A Guest Post by Megan Ray Nichols
Your manufacturing plant is unlike any other in many ways, but it also has a lot in common with other machine shops and factory floors. If you want a quick guide on some big productivity ideas, here are four places you can focus your efforts.
1. Be Unafraid of Rethinking Your Workflows
The Japanese word “kaizen” refers to a philosophy of continual positive change. If you’ve ever seen the inside of an Amazon fulfillment center, you know it’s a word that sees regular use. For manufacturers, the idea can be especially powerful.
There can be a sense in some workplaces that managers are disconnected from the daily realities on shop floors. When this is the case, productivity is the first thing that suffers. Workers are in a prime position to know when a change in tool, layout or another variable could improve things, as well as make them feel safer and more confident.
However, finding those opportunities means walking the shop floor or the warehouse aisles and asking the right questions and encouraging regular feedback from star performers in every area. Turn a critical eye to every detail, like:
- How far do materials have to travel between work areas?
- Are there any roles or processes for which automation is a more efficient and safer choice?
- Are existing layouts slowing down your employees? Is new racking or storage a wise investment for freeing up labor bottlenecks?
- Where do more intensive changes to traffic patterns, product or implement storage, or facility design need to be considered?
There may be a lot of productivity you can unlock within your facility if it’s overdue for a refresh, and within your organization, if it’s been hesitant to try new things.
2. Make Maintenance a Cultural Matter
It would be hard to understate the importance of timely and competent maintenance in manufacturing plants. A thorough approach requires that many pieces come together, including training and company culture:
- Companies need to train machine and vehicle operators on proper pre-start procedures and troubleshooting steps to reduce wear and tear.
- Each piece of equipment must have a complete startup checklist so operators can easily spot mechanical issues.
What does maintenance have to do with productivity in manufacturing? A lot. On average, manufacturers lose 800 productive hours to downtime every year. For manufacturers, the cost per minute can be as high as $22,000. Breakdowns aren’t good for your earnings, and they’re not good for productivity when you need to bounce back from absolute zero regularly.
3. Look for Ways to Make Your Inventory Leaner
Maintaining the ideal inventory levels is another piece of the productivity puzzle that deserves special mention. Nobody needs to remind you of the problems that an unbalanced inventory can pose to a manufacturing company pursuing LEAN ideals, or that wants to make its time more profitable. Too much requires storage and retrieval, which is pricy and can waste a lot of time. Too little and you’ve got a facility, machines and idle hands with no work to do.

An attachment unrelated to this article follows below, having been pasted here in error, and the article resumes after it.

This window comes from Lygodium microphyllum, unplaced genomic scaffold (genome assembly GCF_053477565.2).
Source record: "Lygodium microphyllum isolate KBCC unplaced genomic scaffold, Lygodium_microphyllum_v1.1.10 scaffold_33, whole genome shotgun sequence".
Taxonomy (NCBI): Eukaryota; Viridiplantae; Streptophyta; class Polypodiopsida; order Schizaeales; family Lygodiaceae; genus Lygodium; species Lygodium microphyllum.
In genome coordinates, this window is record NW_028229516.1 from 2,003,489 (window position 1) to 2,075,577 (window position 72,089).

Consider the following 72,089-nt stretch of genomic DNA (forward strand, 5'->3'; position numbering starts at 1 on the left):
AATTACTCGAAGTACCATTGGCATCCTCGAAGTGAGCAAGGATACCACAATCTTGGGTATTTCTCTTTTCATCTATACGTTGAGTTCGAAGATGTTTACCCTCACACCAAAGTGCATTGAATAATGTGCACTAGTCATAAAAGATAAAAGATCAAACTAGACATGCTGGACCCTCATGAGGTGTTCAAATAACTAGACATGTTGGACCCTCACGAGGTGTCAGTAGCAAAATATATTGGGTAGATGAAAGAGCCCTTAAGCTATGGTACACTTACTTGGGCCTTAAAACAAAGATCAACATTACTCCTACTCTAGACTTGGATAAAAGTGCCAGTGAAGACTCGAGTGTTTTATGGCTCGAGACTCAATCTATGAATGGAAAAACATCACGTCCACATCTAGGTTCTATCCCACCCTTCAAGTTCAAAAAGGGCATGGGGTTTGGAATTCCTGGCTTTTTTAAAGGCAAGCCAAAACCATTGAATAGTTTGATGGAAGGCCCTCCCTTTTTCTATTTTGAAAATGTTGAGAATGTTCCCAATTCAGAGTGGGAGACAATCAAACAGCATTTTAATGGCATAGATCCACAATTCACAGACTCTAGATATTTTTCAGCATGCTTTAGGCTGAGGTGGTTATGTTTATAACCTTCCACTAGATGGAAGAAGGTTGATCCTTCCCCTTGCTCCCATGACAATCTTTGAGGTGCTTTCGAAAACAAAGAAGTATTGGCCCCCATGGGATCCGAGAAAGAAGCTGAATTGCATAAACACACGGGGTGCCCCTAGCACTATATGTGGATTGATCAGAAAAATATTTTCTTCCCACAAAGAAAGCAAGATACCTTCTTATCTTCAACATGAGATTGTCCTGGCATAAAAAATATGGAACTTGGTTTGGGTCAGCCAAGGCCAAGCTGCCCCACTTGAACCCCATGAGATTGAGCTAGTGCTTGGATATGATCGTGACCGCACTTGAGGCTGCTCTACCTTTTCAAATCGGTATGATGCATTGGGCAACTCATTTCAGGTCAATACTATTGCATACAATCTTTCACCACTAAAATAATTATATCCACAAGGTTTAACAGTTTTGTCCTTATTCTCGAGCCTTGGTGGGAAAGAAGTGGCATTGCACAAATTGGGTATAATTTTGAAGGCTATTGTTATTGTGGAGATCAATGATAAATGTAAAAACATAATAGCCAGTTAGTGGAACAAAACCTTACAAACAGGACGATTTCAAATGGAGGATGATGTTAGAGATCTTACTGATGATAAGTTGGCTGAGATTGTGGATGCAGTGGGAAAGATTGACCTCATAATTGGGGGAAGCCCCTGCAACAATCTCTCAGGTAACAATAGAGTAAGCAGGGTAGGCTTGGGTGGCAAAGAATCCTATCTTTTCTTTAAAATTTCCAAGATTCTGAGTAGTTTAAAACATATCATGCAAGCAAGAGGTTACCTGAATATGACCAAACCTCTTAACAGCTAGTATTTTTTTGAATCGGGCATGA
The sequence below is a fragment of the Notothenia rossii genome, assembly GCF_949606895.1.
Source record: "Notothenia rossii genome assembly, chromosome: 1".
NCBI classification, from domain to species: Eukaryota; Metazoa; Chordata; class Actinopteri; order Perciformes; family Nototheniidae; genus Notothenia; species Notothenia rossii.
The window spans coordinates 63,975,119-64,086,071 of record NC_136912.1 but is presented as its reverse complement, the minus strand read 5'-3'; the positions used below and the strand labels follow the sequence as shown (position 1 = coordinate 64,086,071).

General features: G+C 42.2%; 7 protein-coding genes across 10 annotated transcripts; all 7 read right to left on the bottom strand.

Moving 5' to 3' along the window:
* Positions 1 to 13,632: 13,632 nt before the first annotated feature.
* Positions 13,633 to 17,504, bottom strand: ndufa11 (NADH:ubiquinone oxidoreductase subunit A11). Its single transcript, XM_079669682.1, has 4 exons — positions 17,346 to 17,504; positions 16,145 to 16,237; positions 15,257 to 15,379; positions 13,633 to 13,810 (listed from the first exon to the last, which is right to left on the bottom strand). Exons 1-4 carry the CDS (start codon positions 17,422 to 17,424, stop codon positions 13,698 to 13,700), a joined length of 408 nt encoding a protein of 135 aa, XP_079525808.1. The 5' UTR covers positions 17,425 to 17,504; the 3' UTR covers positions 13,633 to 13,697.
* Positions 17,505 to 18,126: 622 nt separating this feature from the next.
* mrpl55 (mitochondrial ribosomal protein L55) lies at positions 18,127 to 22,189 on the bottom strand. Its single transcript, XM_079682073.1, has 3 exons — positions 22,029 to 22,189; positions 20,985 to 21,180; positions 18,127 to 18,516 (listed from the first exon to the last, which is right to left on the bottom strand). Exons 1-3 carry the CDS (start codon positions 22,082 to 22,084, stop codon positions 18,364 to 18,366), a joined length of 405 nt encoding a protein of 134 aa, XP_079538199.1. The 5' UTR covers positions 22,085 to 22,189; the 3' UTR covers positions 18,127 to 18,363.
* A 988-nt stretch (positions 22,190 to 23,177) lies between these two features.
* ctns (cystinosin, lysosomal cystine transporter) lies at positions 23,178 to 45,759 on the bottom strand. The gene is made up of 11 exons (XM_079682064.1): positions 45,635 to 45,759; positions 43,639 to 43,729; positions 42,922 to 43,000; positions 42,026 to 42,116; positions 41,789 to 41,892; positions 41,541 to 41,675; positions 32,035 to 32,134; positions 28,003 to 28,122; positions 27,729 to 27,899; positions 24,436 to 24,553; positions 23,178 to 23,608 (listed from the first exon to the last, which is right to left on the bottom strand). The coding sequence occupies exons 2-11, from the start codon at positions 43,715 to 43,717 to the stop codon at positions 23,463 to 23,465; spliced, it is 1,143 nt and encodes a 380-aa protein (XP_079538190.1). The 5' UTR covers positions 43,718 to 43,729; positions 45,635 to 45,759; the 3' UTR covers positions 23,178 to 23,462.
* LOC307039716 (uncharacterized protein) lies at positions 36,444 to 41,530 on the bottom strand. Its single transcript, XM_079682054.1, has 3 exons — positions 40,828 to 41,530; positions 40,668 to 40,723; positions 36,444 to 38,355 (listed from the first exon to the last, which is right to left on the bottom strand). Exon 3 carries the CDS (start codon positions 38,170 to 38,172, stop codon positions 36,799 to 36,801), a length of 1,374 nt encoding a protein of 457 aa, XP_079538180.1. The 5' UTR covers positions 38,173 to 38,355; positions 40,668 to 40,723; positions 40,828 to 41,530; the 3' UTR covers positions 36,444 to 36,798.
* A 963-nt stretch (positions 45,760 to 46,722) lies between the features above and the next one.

Short of automating this process, you can also arrange to share access to your inventory levels directly with your most critical vendors. They’ll probably be only too happy to keep you topped off, within a threshold, you both agree on.
Another way to make your inventory management processes more efficient is to ensure you always have a backup plan. Keep records on things like defect rates, late deliveries or noticeable declines in quality for all your materials. If the standard dips below what you deem acceptable, you should have another source you can turn to. On the flip side, if even your best projections fail to account for a sudden spike in demand, other vendors can step in and help supplement your existing supply chains.
4. Supplement Wisely With Technology
Never underestimate the role a wise technology investment can play. Aftermarket kits make it relatively easy to retrofit legacy equipment for condition monitoring that makes servicing them a far more proactive endeavor. A lot of new items come with that functionality out of the box.
Using technology to boost productivity also extends to the way you train your employees to complete critical tasks, operate machinery or transport hazardous materials. Since some role-changes, including those involving HAZMAT, require training within 90 days, it makes sense to use distance learning technologies so your associates can achieve or renew certifications before expiration.
Inventory is another task where it makes sense to offload some of the burden to technology. In this case, it’s artificial intelligence as part of an enterprise resource planning system. Even medium-sized businesses have software solutions that can help make predictions about material shortages based on past performance, customer and vendor actions, developments in critical markets and more.
With these tips, you have an excellent start when it comes to boosting your manufacturing plant’s productivity. Not everything here is a matter of spending money on new equipment — the cultural elements of productivity are just as important.